Moreover, the Pope said, five other projects were discussed, “a fact which alone makes one realize the extent of the work thus far completed. Indeed, it is right to conclude that a good beginning has been made.”

Turning to the second point, the continuation of the council’s work, he said: “Today’s celebration does not bring the work to an end. Rather the work that awaits us all is of the greatest importance.”

He noted that, unlike that of other councils, the work of the Second Vatican Council will continue during the suspension of the council sessions, thanks to modern rapid communications.

He also referred to the newly created central committee which will coordinate the work of the various commissions during the recess, saying:

“That activity will continue is made clear by the institution of a new commission composed of members of the Sacred College and of the episcopate and representing the universal Church.

“This commission’s duty is to pursue and direct the work during these months and, along with the various conciliar commissions, to lay firm foundations for a happy final outcome of the ecumenical sessions. Thus the council really remains open during the next nine months of suspension of the ecumenical sessions properly so called.”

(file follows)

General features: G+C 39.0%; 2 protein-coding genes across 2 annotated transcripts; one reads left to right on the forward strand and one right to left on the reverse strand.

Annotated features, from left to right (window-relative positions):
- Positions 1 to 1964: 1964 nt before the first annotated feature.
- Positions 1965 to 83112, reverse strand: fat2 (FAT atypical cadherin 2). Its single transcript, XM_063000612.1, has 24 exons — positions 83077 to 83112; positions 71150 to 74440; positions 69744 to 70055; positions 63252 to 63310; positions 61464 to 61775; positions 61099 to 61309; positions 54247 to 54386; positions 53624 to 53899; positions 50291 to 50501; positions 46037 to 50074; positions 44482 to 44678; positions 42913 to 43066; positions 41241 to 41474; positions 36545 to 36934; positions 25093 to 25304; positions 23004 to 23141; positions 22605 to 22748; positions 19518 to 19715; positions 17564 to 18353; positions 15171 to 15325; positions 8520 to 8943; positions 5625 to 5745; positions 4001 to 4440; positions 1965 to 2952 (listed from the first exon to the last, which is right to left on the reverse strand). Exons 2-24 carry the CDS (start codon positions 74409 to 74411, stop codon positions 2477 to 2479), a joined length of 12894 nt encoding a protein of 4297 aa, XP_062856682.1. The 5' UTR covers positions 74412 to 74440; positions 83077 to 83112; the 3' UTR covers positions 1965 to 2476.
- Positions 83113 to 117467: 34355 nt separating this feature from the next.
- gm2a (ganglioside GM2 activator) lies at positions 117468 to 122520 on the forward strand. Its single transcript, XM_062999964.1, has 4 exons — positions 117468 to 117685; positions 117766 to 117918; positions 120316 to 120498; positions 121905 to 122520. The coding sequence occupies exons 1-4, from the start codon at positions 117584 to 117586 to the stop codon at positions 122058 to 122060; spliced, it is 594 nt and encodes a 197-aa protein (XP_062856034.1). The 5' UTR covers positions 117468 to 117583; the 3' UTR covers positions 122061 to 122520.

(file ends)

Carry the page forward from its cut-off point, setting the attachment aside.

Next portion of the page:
Although the bishops will be busy with diocesan affairs, Pope John said, each of them “should continue to study and investigate the schemata provided and whatever else may be sent later.”

“In this way,” he continued, “the session which will begin in the month of September of next year … will proceed more surely, more steadily and with greater speed, thanks to the experience of these two months of 1962, so that there is hope that the conclusion awaited by all our faithful children may be reached in the glory of the incarnate Son of God in the joy of Christmas in the centenary year of the Council of Trent” which closed Dec. 3, 1563.

Lastly, the Pope considered the results to come from the council in the years ahead. Among the anticipated results, he said, are “benefits for the Catholic Church, hopes for our brethren who treasure the name of Christian; renewed attention on the part of all those countless children of ancient and glorious civilizations, which the light of Christianity does not desire to destroy but in which she could — as has happened at other times in history — develop the richest seeds of religious vigor and human progress.”

Pope John said the council decisions will be extended to all departments of the life of the Church, “social questions included.”

With the cooperation of bishops, priests, Religious and laymen, he said, there will be a “new Pentecost which will cause the Church to renew her interior riches and to extend her maternal care in every sphere of human activity.”

Pope John wished the departing bishops “Godspeed” and asked them to tell their people of his affection. He told them that in talking of the beginning of the council he sought to stir their enthusiasm.

“In the coming months work will go on unflaggingly as also will earnest reflection, so that the ecumenical council may be able to bestow upon the family of mankind those fruits of faith, hope and charity which are so ardently expected of it,” he said.